Journal of Pathology Informatics Journal of Pathology Informatics
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ORIGINAL ARTICLE
Year : 2017  |  Volume : 8  |  Issue : 1  |  Page : 30

Deep learning for classification of colorectal polyps on whole-slide images


1 Department of Biomedical Data Science, Geisel School of Medicine at Dartmouth, One Medical Center Drive, Lebanon, NH 03756; Department of Computer Science, Dartmouth College, Hanover, NH 03755, USA
2 Department of Pathology and Laboratory Medicine, Geisel School of Medicine at Dartmouth, One Medical Center Drive, Lebanon, NH 03756, USA
3 Department of Computer Science, Dartmouth College, Hanover, NH 03755, USA
4 Department of Biomedical Data Science, Geisel School of Medicine at Dartmouth, One Medical Center Drive, Lebanon, NH 03756; Department of Computer Science, Dartmouth College, Hanover, NH 03755; Department of Epidemiology, Geisel School of Medicine at Dartmouth, One Medical Center Drive, Lebanon, NH 03756, USA

Correspondence Address:
Saeed Hassanpour
One Medical Center Drive, HB 7261, Lebanon, NH 03756
USA
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Source of Support: None, Conflict of Interest: None


DOI: 10.4103/jpi.jpi_34_17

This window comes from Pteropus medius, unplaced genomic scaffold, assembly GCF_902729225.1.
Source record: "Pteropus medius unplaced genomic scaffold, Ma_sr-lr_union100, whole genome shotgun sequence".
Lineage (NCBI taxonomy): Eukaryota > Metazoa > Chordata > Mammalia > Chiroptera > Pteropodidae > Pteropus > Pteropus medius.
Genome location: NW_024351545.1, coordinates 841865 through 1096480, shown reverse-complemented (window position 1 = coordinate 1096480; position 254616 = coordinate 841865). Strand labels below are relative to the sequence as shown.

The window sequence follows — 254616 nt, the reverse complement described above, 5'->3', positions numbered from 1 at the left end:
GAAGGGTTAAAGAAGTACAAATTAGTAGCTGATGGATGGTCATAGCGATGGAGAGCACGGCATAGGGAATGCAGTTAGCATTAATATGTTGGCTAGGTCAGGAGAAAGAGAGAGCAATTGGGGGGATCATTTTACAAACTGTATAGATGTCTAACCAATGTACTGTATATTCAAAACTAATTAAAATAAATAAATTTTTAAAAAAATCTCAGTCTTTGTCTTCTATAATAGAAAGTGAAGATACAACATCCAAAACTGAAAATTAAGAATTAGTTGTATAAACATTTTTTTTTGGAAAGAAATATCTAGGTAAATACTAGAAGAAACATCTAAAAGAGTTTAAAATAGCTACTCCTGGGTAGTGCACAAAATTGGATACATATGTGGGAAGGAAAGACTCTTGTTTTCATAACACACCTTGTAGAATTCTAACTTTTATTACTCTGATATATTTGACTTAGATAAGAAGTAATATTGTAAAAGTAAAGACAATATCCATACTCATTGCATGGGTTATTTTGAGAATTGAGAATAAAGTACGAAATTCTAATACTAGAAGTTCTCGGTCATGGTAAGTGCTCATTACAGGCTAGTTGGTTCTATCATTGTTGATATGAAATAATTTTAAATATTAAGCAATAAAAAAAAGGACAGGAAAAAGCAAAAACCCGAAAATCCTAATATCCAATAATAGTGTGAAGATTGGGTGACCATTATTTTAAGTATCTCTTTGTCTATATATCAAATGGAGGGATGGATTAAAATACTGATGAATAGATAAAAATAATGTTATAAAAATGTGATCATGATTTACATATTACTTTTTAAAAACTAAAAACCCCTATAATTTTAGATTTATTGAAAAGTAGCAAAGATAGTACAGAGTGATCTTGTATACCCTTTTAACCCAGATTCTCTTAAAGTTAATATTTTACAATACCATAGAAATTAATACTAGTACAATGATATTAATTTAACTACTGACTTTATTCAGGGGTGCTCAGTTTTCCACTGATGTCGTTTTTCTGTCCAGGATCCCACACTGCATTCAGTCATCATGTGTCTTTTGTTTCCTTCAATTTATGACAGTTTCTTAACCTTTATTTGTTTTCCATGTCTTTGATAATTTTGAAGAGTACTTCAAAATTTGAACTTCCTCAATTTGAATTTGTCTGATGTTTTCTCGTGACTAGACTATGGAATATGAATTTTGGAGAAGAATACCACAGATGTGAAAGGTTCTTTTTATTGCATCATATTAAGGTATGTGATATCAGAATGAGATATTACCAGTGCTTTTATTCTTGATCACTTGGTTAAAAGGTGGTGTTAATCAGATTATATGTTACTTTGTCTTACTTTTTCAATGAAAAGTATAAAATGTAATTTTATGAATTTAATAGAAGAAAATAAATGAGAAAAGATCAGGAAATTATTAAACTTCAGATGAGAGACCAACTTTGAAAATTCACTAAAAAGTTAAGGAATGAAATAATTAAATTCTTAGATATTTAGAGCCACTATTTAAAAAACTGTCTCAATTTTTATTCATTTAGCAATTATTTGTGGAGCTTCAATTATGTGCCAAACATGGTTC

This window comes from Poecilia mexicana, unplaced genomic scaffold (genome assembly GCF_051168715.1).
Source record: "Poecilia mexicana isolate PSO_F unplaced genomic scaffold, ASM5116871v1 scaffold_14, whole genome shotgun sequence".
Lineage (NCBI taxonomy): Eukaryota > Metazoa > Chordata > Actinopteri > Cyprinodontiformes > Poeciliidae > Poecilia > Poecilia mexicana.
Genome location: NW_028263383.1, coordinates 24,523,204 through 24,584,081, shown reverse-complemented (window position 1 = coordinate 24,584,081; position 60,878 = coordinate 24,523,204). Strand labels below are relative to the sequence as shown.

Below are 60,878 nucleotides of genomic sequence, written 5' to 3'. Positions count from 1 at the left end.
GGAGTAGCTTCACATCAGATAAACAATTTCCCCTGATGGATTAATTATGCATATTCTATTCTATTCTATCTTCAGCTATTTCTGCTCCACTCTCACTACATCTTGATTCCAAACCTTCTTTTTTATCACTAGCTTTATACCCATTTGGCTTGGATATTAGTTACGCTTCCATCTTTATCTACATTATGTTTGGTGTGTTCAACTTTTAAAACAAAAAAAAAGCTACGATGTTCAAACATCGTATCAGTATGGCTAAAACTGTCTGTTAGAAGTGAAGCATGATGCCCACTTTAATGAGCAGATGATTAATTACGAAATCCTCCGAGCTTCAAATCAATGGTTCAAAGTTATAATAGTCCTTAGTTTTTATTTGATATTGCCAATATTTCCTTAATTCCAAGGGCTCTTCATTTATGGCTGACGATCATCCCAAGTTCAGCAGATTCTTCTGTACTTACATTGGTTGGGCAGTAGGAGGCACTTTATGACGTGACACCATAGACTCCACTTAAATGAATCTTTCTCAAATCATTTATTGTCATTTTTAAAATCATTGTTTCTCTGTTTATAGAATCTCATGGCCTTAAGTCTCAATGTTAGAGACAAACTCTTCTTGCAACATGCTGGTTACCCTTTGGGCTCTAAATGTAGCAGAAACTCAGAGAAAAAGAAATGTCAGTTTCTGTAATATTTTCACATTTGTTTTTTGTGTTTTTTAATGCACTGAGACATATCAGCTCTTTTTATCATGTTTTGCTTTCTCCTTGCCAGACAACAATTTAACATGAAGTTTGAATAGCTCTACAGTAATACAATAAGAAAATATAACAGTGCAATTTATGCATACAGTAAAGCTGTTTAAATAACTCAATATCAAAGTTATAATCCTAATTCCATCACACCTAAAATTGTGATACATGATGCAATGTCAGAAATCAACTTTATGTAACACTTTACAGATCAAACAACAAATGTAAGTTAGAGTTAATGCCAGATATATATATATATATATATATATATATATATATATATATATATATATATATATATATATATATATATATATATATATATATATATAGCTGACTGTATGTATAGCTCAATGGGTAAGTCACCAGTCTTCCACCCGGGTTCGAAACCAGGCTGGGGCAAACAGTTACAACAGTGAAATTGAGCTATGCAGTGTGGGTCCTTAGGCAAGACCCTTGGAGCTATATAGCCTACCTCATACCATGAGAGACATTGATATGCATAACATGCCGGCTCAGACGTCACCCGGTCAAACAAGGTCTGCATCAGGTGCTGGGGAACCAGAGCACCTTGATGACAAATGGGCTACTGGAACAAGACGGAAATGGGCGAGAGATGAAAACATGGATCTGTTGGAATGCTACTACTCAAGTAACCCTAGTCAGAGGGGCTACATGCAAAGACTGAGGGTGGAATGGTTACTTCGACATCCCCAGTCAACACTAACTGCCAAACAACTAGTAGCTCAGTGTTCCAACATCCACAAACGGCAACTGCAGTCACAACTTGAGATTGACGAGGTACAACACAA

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Context: Histopathological characterization of colorectal polyps is critical for determining the risk of colorectal cancer and future rates of surveillance for patients. However, this characterization is a challenging task and suffers from significant inter- and intra-observer variability. Aims: We built an automatic image analysis method that can accurately classify different types of colorectal polyps on whole-slide images to help pathologists with this characterization and diagnosis. Setting and Design: Our method is based on deep-learning techniques, which rely on numerous levels of abstraction for data representation and have shown state-of-the-art results for various image analysis tasks. Subjects and Methods: Our method covers five common types of polyps (i.e., hyperplastic, sessile serrated, traditional serrated, tubular, and tubulovillous/villous) that are included in the US Multisociety Task Force guidelines for colorectal cancer risk assessment and surveillance. We developed multiple deep-learning approaches by leveraging a dataset of 2074 crop images, which were annotated by multiple domain expert pathologists as reference standards. Statistical Analysis: We evaluated our method on an independent test set of 239 whole-slide images and measured standard machine-learning evaluation metrics of accuracy, precision, recall, and F1 score and their 95% confidence intervals. Results: Our evaluation shows that our method with residual network architecture achieves the best performance for classification of colorectal polyps on whole-slide images (overall accuracy: 93.0%, 95% confidence interval: 89.0%–95.9%). Conclusions: Our method can reduce the cognitive burden on pathologists and improve their efficacy in histopathological characterization of colorectal polyps and in subsequent risk assessment and follow-up recommendations.


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